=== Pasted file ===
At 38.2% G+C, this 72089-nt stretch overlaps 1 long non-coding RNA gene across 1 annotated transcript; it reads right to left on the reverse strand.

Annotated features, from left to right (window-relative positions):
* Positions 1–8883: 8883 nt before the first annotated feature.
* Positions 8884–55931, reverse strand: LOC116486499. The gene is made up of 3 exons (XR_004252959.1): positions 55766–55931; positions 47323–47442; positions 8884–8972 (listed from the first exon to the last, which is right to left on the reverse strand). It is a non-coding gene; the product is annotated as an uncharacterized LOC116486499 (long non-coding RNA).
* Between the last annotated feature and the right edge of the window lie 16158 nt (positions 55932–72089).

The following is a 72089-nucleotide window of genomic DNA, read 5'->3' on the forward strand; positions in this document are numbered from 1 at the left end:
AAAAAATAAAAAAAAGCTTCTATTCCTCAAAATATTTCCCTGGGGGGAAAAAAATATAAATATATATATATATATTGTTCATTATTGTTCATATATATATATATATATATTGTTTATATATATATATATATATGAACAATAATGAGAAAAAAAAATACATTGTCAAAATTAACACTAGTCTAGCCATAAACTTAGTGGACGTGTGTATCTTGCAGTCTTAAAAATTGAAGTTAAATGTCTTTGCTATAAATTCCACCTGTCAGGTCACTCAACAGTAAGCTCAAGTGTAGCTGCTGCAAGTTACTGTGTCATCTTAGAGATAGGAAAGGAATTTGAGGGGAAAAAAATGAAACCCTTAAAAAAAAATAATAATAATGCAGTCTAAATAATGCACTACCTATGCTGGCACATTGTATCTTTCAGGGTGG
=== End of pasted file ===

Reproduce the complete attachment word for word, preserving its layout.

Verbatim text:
At 38.2% G+C, this 72089-nt stretch overlaps 1 long non-coding RNA gene across 1 annotated transcript; it reads right to left on the reverse strand.

Annotated features, from left to right (window-relative positions):
* Positions 1–8883: 8883 nt before the first annotated feature.
* Positions 8884–55931, reverse strand: LOC116486499. The gene is made up of 3 exons (XR_004252959.1): positions 55766–55931; positions 47323–47442; positions 8884–8972 (listed from the first exon to the last, which is right to left on the reverse strand). It is a non-coding gene; the product is annotated as an uncharacterized LOC116486499 (long non-coding RNA).
* Between the last annotated feature and the right edge of the window lie 16158 nt (positions 55932–72089).

The following is a 72089-nucleotide window of genomic DNA, read 5'->3' on the forward strand; positions in this document are numbered from 1 at the left end:
AAAAAATAAAAAAAAGCTTCTATTCCTCAAAATATTTCCCTGGGGGGAAAAAAATATAAATATATATATATATATTGTTCATTATTGTTCATATATATATATATATATATTGTTTATATATATATATATATATGAACAATAATGAGAAAAAAAAATACATTGTCAAAATTAACACTAGTCTAGCCATAAACTTAGTGGACGTGTGTATCTTGCAGTCTTAAAAATTGAAGTTAAATGTCTTTGCTATAAATTCCACCTGTCAGGTCACTCAACAGTAAGCTCAAGTGTAGCTGCTGCAAGTTACTGTGTCATCTTAGAGATAGGAAAGGAATTTGAGGGGAAAAAAATGAAACCCTTAAAAAAAAATAATAATAATGCAGTCTAAATAATGCACTACCTATGCTGGCACATTGTATCTTTCAGGGTGG